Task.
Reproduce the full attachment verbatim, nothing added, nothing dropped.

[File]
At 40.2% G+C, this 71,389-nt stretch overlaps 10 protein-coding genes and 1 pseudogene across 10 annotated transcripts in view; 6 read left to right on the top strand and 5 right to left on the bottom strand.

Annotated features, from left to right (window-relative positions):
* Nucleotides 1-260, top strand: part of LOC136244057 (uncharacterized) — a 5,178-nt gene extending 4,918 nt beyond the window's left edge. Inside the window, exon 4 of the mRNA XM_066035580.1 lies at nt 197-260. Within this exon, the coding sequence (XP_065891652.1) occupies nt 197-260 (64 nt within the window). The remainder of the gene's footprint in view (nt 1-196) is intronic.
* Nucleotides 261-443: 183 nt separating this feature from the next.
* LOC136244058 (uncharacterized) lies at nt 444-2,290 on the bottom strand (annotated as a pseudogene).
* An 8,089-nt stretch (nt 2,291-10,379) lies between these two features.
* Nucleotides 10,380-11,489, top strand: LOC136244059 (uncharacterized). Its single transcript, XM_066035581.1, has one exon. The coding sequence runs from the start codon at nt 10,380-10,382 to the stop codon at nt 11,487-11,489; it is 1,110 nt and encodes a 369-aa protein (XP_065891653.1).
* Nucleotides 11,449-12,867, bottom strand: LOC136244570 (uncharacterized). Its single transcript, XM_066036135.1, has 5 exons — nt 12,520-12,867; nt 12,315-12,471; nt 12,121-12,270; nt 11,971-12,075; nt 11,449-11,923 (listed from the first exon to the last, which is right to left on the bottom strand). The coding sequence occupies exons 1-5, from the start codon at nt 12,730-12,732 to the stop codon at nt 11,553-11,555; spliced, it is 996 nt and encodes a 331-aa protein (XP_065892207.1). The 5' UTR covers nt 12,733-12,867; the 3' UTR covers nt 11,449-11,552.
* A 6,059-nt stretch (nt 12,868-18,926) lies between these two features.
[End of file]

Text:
At 40.2% G+C, this 71,389-nt stretch overlaps 10 protein-coding genes and 1 pseudogene across 10 annotated transcripts in view; 6 read left to right on the top strand and 5 right to left on the bottom strand.

Annotated features, from left to right (window-relative positions):
* Nucleotides 1-260, top strand: part of LOC136244057 (uncharacterized) — a 5,178-nt gene extending 4,918 nt beyond the window's left edge. Inside the window, exon 4 of the mRNA XM_066035580.1 lies at nt 197-260. Within this exon, the coding sequence (XP_065891652.1) occupies nt 197-260 (64 nt within the window). The remainder of the gene's footprint in view (nt 1-196) is intronic.
* Nucleotides 261-443: 183 nt separating this feature from the next.
* LOC136244058 (uncharacterized) lies at nt 444-2,290 on the bottom strand (annotated as a pseudogene).
* An 8,089-nt stretch (nt 2,291-10,379) lies between these two features.
* Nucleotides 10,380-11,489, top strand: LOC136244059 (uncharacterized). Its single transcript, XM_066035581.1, has one exon. The coding sequence runs from the start codon at nt 10,380-10,382 to the stop codon at nt 11,487-11,489; it is 1,110 nt and encodes a 369-aa protein (XP_065891653.1).
* Nucleotides 11,449-12,867, bottom strand: LOC136244570 (uncharacterized). Its single transcript, XM_066036135.1, has 5 exons — nt 12,520-12,867; nt 12,315-12,471; nt 12,121-12,270; nt 11,971-12,075; nt 11,449-11,923 (listed from the first exon to the last, which is right to left on the bottom strand). The coding sequence occupies exons 1-5, from the start codon at nt 12,730-12,732 to the stop codon at nt 11,553-11,555; spliced, it is 996 nt and encodes a 331-aa protein (XP_065892207.1). The 5' UTR covers nt 12,733-12,867; the 3' UTR covers nt 11,449-11,552.
* A 6,059-nt stretch (nt 12,868-18,926) lies between these two features.